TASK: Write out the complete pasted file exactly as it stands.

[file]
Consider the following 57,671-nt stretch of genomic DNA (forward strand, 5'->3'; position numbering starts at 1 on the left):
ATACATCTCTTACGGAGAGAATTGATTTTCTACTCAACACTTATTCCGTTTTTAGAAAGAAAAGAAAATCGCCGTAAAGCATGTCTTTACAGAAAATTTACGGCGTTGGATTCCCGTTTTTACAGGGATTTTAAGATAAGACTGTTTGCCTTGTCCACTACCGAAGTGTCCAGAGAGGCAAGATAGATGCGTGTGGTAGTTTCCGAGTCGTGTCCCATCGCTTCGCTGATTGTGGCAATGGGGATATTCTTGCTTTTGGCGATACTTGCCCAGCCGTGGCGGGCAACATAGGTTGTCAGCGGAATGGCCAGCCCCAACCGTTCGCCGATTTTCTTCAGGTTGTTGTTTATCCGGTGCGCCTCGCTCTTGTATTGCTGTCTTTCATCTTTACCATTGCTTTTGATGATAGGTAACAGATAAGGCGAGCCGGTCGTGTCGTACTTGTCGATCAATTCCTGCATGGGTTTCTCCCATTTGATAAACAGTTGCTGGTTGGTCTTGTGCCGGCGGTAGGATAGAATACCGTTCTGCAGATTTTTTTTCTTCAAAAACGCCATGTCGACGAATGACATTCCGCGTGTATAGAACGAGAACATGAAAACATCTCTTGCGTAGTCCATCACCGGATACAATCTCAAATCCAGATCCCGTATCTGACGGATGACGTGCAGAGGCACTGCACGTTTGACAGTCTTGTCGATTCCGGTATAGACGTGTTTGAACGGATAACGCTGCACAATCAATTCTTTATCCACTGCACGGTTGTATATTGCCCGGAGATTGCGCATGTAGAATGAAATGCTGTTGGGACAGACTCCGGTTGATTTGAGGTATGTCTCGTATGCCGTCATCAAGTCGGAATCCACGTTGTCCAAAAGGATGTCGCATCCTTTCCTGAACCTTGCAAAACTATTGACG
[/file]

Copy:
Consider the following 57,671-nt stretch of genomic DNA (forward strand, 5'->3'; position numbering starts at 1 on the left):
ATACATCTCTTACGGAGAGAATTGATTTTCTACTCAACACTTATTCCGTTTTTAGAAAGAAAAGAAAATCGCCGTAAAGCATGTCTTTACAGAAAATTTACGGCGTTGGATTCCCGTTTTTACAGGGATTTTAAGATAAGACTGTTTGCCTTGTCCACTACCGAAGTGTCCAGAGAGGCAAGATAGATGCGTGTGGTAGTTTCCGAGTCGTGTCCCATCGCTTCGCTGATTGTGGCAATGGGGATATTCTTGCTTTTGGCGATACTTGCCCAGCCGTGGCGGGCAACATAGGTTGTCAGCGGAATGGCCAGCCCCAACCGTTCGCCGATTTTCTTCAGGTTGTTGTTTATCCGGTGCGCCTCGCTCTTGTATTGCTGTCTTTCATCTTTACCATTGCTTTTGATGATAGGTAACAGATAAGGCGAGCCGGTCGTGTCGTACTTGTCGATCAATTCCTGCATGGGTTTCTCCCATTTGATAAACAGTTGCTGGTTGGTCTTGTGCCGGCGGTAGGATAGAATACCGTTCTGCAGATTTTTTTTCTTCAAAAACGCCATGTCGACGAATGACATTCCGCGTGTATAGAACGAGAACATGAAAACATCTCTTGCGTAGTCCATCACCGGATACAATCTCAAATCCAGATCCCGTATCTGACGGATGACGTGCAGAGGCACTGCACGTTTGACAGTCTTGTCGATTCCGGTATAGACGTGTTTGAACGGATAACGCTGCACAATCAATTCTTTATCCACTGCACGGTTGTATATTGCCCGGAGATTGCGCATGTAGAATGAAATGCTGTTGGGACAGACTCCGGTTGATTTGAGGTATGTCTCGTATGCCGTCATCAAGTCGGAATCCACGTTGTCCAAAAGGATGTCGCATCCTTTCCTGAACCTTGCAAAACTATTGACG